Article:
The It Gets Better Project is maybe Dan Savage’s most ingenious creation, and that’s really saying something given that I’m referring to the man who made Rick Santorum’s last name synonymous with a frothy mix of lube and fecal matter. The initiative Savage formulated in 2010 with his husband Terry Miller in the wake of a string of gay teen suicides incentivized activism by conflating it with something young people of today find irresistible: talking about themselves. Seated in the comfort of their own homes, and by barely lifting a finger, gay people could share attempts at goodwill, inspiration, and accrued wisdom with those struggling with issues regarding their sexuality. One day, gay youth, your life will be better than it is now, the flood of selfie videos said. One day, maybe you’ll get to feel righteous by filming yourself talking about yourself, too!
Although Frank Bruni is a bad newspaper columnist, he does write for a very influential newspaper, even if he doesn't always seem to know it. But we can't expect Frank Bruni to always be writing about "news." Sometimes, you just wanna say, "Hey, Frank: could you opine on the current season, for 800 words or so?"
Well-meaning but inept New York Times columnist Frank Bruni is living proof that being a newspaper columnist is harder than it looks. As a normal newspaper writer and food critic, he seemed like a smart, erudite guy; as a columnist, he has proven to be remarkably free of insight or interesting ideas of any sort. Say, did you catch Frank Bruni's column Sunday entitle "The Land of the Binge?" If not, allow us to sum it up for you.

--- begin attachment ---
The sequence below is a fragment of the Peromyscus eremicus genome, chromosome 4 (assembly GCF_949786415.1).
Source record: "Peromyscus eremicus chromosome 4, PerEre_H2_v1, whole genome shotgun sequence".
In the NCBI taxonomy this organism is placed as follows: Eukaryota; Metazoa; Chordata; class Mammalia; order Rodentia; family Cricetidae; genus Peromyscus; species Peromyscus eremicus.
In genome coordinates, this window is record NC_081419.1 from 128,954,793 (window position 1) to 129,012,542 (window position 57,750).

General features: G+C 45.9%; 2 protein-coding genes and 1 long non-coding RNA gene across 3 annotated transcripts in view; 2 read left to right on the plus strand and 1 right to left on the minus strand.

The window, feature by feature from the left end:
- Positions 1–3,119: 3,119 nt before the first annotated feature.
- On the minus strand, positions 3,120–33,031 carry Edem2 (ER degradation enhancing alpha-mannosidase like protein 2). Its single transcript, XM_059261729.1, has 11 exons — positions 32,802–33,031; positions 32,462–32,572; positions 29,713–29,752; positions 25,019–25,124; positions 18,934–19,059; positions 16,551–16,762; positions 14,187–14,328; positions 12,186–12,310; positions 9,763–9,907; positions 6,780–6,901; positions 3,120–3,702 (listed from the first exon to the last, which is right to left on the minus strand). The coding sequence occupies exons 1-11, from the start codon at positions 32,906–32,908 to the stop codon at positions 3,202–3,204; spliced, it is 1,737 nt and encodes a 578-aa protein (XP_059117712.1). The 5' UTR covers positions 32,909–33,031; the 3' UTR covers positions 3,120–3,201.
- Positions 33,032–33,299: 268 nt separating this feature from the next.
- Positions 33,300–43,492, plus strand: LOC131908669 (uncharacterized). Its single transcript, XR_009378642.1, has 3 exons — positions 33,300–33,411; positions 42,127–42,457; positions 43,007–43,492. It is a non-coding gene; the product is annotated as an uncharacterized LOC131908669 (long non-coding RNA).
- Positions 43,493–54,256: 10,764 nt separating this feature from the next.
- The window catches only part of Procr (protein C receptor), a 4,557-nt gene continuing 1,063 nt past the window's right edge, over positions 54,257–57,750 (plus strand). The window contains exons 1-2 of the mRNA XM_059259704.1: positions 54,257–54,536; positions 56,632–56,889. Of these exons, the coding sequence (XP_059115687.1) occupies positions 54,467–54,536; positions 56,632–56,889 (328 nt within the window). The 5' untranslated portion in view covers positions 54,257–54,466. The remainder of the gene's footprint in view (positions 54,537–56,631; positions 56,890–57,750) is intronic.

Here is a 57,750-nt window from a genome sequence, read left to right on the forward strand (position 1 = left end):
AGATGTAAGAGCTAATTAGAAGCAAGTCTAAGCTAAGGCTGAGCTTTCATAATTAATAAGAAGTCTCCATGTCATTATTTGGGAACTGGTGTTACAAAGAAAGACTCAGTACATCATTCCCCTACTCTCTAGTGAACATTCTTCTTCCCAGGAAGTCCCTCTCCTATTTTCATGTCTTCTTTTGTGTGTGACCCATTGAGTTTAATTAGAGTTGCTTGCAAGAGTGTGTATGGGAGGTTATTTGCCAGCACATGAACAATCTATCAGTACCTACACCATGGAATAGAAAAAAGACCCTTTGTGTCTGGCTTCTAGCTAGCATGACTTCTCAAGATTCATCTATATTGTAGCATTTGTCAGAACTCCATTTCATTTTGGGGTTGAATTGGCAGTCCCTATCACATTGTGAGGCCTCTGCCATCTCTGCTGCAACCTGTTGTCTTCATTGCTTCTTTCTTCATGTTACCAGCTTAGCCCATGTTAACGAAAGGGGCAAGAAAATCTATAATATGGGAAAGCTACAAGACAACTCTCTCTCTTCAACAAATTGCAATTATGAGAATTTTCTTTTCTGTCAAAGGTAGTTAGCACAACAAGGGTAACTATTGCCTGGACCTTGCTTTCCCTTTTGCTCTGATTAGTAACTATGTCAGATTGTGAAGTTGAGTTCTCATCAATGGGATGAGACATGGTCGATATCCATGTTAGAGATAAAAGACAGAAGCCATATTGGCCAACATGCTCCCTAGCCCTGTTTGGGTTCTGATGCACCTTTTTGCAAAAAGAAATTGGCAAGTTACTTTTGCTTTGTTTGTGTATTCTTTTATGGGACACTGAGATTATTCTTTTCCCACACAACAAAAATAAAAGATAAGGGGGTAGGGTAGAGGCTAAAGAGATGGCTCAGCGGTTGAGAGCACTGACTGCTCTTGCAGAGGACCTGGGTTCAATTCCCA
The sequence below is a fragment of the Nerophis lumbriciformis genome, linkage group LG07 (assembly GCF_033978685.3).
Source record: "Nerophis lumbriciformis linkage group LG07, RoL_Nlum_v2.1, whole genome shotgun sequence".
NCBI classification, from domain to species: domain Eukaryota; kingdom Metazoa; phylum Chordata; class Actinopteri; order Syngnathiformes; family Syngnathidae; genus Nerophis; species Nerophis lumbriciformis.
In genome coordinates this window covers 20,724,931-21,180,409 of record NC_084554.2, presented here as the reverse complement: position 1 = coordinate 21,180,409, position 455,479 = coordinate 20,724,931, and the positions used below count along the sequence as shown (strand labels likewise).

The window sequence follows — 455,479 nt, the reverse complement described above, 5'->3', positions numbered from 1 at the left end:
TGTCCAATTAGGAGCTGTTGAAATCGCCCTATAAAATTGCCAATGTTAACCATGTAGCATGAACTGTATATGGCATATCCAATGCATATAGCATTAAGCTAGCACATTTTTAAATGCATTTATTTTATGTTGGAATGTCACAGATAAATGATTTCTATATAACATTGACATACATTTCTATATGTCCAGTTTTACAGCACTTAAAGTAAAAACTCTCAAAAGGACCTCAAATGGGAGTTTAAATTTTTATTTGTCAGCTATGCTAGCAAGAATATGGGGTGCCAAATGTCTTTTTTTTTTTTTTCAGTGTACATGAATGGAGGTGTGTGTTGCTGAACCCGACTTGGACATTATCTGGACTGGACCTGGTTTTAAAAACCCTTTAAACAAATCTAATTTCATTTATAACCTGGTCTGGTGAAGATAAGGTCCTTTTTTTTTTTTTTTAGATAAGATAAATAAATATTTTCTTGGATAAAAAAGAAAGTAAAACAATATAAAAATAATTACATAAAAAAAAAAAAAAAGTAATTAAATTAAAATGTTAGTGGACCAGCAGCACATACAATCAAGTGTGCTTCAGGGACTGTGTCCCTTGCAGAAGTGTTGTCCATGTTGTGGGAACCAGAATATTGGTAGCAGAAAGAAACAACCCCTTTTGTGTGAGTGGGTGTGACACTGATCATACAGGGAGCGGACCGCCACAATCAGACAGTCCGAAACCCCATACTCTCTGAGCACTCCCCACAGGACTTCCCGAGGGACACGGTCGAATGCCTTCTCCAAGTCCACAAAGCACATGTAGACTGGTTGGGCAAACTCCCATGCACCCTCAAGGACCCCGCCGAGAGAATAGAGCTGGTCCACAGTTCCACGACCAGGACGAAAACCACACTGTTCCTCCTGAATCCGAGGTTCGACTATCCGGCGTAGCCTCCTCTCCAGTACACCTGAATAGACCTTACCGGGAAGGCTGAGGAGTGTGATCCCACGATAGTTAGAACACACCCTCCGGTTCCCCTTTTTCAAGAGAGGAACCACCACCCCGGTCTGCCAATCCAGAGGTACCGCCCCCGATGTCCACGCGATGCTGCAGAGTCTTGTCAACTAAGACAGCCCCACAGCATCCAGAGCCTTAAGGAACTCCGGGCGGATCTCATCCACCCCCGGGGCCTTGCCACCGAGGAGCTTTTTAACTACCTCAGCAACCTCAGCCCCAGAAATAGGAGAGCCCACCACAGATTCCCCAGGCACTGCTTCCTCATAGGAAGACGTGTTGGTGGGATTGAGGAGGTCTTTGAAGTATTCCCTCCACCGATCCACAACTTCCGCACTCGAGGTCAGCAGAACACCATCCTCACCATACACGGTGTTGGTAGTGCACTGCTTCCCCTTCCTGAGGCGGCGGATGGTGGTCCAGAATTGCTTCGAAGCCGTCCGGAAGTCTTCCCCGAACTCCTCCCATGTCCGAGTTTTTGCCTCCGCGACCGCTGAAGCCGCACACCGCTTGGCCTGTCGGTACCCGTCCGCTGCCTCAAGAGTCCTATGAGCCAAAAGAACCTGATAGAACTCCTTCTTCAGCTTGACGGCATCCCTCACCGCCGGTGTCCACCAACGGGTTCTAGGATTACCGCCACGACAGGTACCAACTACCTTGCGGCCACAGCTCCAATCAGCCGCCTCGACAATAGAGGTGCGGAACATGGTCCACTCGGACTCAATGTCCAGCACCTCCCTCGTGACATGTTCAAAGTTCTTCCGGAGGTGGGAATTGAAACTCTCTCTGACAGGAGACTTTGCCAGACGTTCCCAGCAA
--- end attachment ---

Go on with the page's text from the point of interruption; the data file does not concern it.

If bad newspaper columnist Frank Bruni ever decides to take his milquetoast musings to a new industry, he should consider becoming the guy who writes the little inspirational slogans that appear on marketing materials inside the Coca-Cola— Pavilion at the Olympic Games™. He's already had his tryout!
Frank Bruni, America's Worst Newspaper Columnist, served up a hack's dream on Sunday: His old college pal is an abortion doctor, Bruni says, and once performed an abortion on one of the most vocal and angry anti-abortion protesters that plagued his clinic. Just goes to show you that things are never quite as they seem, I suppose. But did it happen?
We know what Lady Gaga would say, but what if queerness isn't simply a matter of genetics? What if some of us choose to be gay? That's a more controversial question than it should be — after all, there's nothing inherently wrong with being gay, so it shouldn't matter that some people, for reasons of their own, have opted into it. Nevertheless, Cynthia Nixon pissed off a huge chunk of the LGBT community when she told The New York Times Magazine that she chooses to be gay.
This is not just a list of media people we don't like. Nor is it just a list of media people who had a bad year. This is a list of media people who—abundant evidence shows—should not be in the media, any more. Give it up. Try something else. (We'll even make a suggestion.) You've given it a shot. It's not working any more. The media is not for you.
In the past, we have used this space to mock new New York Times columnist Frank Bruni for starting out poorly, then getting progressively, unbelievably worse. He seems to lack any convictions at all, let alone interesting ones; though he's only been on the job for half a year, he's already been reduced to padding his column with excruciatingly boring stories from his own life, due to his apparent dearth of worthwhile ideas about important issues.
Frank Bruni is the new Bill Keller is the new Thomas Friedman! Which is to say, the latest New York Times columnist who can be reliably depended upon to use his priceless media real estate to write utterly vacuous and worn-out tripe about this CRRRAAAZZZYYY modern technology we have in our modern world, these days.